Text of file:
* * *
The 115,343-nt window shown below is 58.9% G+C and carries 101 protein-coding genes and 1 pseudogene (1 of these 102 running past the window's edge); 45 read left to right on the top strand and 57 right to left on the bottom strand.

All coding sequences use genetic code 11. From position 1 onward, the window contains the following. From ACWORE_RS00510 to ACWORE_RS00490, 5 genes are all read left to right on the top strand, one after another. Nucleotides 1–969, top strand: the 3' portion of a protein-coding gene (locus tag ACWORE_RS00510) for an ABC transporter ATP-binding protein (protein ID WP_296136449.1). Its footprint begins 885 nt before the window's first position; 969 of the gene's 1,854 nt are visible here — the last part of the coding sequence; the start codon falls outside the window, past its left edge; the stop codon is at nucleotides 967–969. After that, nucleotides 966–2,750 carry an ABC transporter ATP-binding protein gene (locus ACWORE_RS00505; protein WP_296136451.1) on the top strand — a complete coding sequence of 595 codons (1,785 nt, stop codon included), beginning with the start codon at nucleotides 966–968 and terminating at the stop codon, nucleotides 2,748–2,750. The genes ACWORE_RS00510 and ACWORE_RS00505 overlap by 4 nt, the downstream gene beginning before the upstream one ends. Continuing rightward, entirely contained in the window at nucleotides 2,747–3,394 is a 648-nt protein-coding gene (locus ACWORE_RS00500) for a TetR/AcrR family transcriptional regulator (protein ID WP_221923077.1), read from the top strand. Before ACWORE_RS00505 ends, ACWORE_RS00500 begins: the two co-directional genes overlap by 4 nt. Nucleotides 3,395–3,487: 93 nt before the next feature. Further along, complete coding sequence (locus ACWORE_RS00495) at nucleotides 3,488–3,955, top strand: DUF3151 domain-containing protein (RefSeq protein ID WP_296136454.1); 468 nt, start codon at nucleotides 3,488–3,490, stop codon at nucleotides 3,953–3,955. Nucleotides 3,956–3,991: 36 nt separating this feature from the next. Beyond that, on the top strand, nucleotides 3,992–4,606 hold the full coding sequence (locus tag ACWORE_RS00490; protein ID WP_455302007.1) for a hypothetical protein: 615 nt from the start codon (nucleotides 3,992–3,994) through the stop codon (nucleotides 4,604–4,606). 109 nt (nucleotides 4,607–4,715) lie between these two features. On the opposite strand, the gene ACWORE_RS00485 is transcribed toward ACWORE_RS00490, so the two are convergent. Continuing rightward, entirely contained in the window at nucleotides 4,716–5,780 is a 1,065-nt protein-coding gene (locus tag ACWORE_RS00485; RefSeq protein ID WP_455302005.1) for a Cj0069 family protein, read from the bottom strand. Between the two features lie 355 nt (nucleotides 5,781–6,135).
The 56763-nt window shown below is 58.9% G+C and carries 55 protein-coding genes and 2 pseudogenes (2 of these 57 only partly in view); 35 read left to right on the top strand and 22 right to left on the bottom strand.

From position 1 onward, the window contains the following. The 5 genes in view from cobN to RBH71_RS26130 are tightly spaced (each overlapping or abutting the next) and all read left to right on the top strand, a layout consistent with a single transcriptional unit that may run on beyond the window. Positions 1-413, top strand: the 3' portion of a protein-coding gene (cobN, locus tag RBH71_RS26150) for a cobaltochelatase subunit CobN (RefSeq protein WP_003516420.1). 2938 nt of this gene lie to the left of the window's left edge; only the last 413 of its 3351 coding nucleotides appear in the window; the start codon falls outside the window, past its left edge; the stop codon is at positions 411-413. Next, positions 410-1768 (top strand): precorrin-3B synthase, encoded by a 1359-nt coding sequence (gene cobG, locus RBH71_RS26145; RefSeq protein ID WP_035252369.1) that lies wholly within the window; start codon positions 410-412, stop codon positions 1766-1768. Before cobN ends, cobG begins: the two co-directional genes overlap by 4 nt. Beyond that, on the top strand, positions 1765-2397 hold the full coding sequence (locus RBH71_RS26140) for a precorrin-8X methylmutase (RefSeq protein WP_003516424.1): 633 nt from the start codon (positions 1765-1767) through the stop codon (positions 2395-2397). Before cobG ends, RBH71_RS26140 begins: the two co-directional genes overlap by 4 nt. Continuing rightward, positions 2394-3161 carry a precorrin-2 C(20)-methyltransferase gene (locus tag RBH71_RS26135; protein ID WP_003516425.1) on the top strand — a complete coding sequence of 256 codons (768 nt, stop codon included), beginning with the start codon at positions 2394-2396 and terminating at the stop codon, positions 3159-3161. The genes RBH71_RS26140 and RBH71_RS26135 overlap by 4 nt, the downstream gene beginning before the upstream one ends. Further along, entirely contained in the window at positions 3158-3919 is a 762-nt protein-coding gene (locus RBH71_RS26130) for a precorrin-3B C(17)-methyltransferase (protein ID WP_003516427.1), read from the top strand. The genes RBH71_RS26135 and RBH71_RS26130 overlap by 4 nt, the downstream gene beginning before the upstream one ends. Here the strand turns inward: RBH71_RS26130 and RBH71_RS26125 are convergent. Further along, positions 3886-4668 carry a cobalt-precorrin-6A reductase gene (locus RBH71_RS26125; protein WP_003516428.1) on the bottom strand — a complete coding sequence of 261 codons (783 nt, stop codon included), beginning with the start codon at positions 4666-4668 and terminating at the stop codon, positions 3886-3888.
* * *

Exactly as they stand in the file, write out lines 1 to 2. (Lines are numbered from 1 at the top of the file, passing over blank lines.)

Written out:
The 115,343-nt window shown below is 58.9% G+C and carries 101 protein-coding genes and 1 pseudogene (1 of these 102 running past the window's edge); 45 read left to right on the top strand and 57 right to left on the bottom strand.

All coding sequences use genetic code 11. From position 1 onward, the window contains the following. From ACWORE_RS00510 to ACWORE_RS00490, 5 genes are all read left to right on the top strand, one after another. Nucleotides 1–969, top strand: the 3' portion of a protein-coding gene (locus tag ACWORE_RS00510) for an ABC transporter ATP-binding protein (protein ID WP_296136449.1). Its footprint begins 885 nt before the window's first position; 969 of the gene's 1,854 nt are visible here — the last part of the coding sequence; the start codon falls outside the window, past its left edge; the stop codon is at nucleotides 967–969. After that, nucleotides 966–2,750 carry an ABC transporter ATP-binding protein gene (locus ACWORE_RS00505; protein WP_296136451.1) on the top strand — a complete coding sequence of 595 codons (1,785 nt, stop codon included), beginning with the start codon at nucleotides 966–968 and terminating at the stop codon, nucleotides 2,748–2,750. The genes ACWORE_RS00510 and ACWORE_RS00505 overlap by 4 nt, the downstream gene beginning before the upstream one ends. Continuing rightward, entirely contained in the window at nucleotides 2,747–3,394 is a 648-nt protein-coding gene (locus ACWORE_RS00500) for a TetR/AcrR family transcriptional regulator (protein ID WP_221923077.1), read from the top strand. Before ACWORE_RS00505 ends, ACWORE_RS00500 begins: the two co-directional genes overlap by 4 nt. Nucleotides 3,395–3,487: 93 nt before the next feature. Further along, complete coding sequence (locus ACWORE_RS00495) at nucleotides 3,488–3,955, top strand: DUF3151 domain-containing protein (RefSeq protein ID WP_296136454.1); 468 nt, start codon at nucleotides 3,488–3,490, stop codon at nucleotides 3,953–3,955. Nucleotides 3,956–3,991: 36 nt separating this feature from the next. Beyond that, on the top strand, nucleotides 3,992–4,606 hold the full coding sequence (locus tag ACWORE_RS00490; protein ID WP_455302007.1) for a hypothetical protein: 615 nt from the start codon (nucleotides 3,992–3,994) through the stop codon (nucleotides 4,604–4,606). 109 nt (nucleotides 4,607–4,715) lie between these two features. On the opposite strand, the gene ACWORE_RS00485 is transcribed toward ACWORE_RS00490, so the two are convergent. Continuing rightward, entirely contained in the window at nucleotides 4,716–5,780 is a 1,065-nt protein-coding gene (locus tag ACWORE_RS00485; RefSeq protein ID WP_455302005.1) for a Cj0069 family protein, read from the bottom strand. Between the two features lie 355 nt (nucleotides 5,781–6,135).